Hydrology or flow is another issue that is resulting in a failure for many of the water bodies in this catchment and all those impacted have a WFD classification of moderate. Old River Brett and Lavenham Brook are not failing for flow and Lavenham Brook actually has a high classification for this element. In all cases the limited flows are not being considered a significant problem as in all cases the aquatic invertebrate populations are not being affected, therefore no action is planned at this time except to continue to monitor invertebrates to ensure there are no adverse changes. However failures in flow in some cases could be linked to the morphology failures so any work done to improve morphology may improve hydrology also.

Another issue of concern that may affect the water quality in this catchment is the list of pesticides and herbicides that are designated as being worked on under the Environment Agency's Safeguard Zone Action Plans. 

  • Metaldehyde - An organic pesticide used against gastropods in both household and agricultural settings. It is mildly toxic to other organisms, especially predators of gastropods (hedgehogs, frogs, wild birds), and may be linked to their recent decline. Read more.
  • Carbetamide and propyzamide - These are herbicides used in winter oilseed rape and winter bean fields which target various annual grasses and broad-leaved weeds. They pose no known risk to mammals, birds and bees but are highly toxic to aquatic organisms.
  • Nitrate - Comprised of oxygen and nitroten, this compound derives primarily from fertilisers and usually finds its way into groundwater and surface water via surface run-off. The UK and EU standards stipulate that the upper limit for contamination is 50 parts per million in drinking water and 50 parts per billion in fertilisers. Various water providers are working on plans to create modern nitrate removal plants to further the measures to protect drinking water. 
  • Clopyralid - A selective herbicide which internally disrupts various broad-leaved weeds, causing plant death. It is relatively persistent in soils but is generally of low toxicity to mammals, birds, aquatic organisms and other non-target organisms.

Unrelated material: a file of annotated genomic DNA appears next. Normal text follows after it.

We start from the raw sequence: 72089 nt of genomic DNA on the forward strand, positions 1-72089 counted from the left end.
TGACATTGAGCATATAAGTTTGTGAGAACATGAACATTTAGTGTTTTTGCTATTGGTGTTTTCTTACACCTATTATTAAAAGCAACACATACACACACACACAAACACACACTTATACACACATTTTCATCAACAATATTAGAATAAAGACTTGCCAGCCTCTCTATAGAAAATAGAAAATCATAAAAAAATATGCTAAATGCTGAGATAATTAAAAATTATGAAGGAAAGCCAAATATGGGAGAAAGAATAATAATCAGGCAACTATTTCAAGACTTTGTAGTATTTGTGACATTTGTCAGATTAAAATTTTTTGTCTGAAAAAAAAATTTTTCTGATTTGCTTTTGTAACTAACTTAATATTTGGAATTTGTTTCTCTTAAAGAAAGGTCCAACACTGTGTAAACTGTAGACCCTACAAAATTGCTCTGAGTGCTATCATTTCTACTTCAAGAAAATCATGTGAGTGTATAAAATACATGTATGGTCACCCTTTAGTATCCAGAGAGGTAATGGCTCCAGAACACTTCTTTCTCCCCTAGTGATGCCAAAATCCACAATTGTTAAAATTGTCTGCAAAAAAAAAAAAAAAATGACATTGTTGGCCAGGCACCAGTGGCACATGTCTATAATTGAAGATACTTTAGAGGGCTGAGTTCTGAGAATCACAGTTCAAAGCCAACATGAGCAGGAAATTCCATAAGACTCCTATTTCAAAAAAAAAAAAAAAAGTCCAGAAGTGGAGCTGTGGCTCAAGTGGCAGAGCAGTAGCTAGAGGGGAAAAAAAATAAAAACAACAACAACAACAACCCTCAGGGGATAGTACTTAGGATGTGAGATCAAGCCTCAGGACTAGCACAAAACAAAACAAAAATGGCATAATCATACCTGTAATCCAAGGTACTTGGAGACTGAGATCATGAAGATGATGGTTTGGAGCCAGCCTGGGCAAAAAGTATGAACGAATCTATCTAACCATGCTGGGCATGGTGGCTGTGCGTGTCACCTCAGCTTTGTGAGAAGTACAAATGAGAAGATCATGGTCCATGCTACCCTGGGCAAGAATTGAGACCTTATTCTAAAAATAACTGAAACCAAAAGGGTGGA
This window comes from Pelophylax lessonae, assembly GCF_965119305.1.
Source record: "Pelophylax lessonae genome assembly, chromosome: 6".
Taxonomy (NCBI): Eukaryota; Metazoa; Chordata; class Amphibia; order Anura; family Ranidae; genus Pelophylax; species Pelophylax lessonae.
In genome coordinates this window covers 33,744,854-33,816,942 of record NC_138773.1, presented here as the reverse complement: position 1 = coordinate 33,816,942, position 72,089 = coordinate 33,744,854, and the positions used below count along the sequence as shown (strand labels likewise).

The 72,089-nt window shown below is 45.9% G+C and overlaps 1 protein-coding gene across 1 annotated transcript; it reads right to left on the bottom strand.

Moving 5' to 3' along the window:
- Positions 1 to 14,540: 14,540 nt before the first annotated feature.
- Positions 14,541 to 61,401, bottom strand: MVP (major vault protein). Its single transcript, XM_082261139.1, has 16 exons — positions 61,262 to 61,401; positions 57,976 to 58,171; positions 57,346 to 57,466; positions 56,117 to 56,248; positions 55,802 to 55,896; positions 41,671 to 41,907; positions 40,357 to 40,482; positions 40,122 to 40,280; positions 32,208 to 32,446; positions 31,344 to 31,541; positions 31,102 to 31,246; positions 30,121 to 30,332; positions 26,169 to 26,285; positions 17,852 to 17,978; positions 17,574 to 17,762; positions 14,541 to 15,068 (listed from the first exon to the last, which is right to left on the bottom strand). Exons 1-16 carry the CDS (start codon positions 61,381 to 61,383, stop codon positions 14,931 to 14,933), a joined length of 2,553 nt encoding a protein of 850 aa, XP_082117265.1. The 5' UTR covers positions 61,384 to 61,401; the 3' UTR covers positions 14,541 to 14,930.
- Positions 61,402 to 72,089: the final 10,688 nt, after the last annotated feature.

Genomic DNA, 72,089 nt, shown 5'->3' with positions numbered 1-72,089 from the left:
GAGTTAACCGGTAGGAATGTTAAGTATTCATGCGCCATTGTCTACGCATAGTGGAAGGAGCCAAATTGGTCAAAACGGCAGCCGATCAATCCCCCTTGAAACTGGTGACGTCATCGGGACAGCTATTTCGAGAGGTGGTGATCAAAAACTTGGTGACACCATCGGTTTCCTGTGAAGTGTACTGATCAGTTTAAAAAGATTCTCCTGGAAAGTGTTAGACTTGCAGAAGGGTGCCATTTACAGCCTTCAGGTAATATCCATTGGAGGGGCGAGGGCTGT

Although there is evidence that the above chemicals pose a rather low risk to human health in low amounts, water providers continue to strive to abide with UK and EU regulations. 


The other 3 failing factors in this catchment are ammonia, annex 8 chemicals and outstanding mitigation measures. Bildeston Brook is the only water body failing for ammonia and annex 8 chemicals and both of these failures date back to 2009, before this both elements were classified as high. Therefore further investigation is needed to determine if the results are correct and if so what is the cause of these failures. In terms of ammonia throughout the catchment all other water bodies have low levels of ammonia. Many water bodies have outstanding mitigation measures that still need to be put in place. Firstly they need to be assessed to determine if they are still require andsecondly taken forward as soon as it is feasible. Lower Stour downstream of Lamarsh is the only water body with no mitigation measures listed so it needs to be determined if any are required.

The following mitigation measures are outstanding in this catchment:

  • Appropriate channel maintenance strategies and techniques – minimise disturbance to channel bed and margins.
  • Increase in-channel morphological diversity
  • Improve floodplain connectivity
  • Structures or other mechanisms in place and managed to enable fish to access waters upstream and downstream of the impounding work
  • Operational and structural changes to locks, sluices, weirs, beach control, etc.
  • Removal of hard bank reinforcement/ revetment or replacement with soft engineering solution.
  • Bank rehabilitation
  • Preserve and where possible enhance ecological value of marginal aquatic habitat, banks and riparian zone.









Website key stakeholders:

Environment Agency logo      Essex Wildlife Trust logo           

Design by LTD Design Consultants and build by Garganey Consulting based on an original concept by Herts and Middlesex Wildlife Trust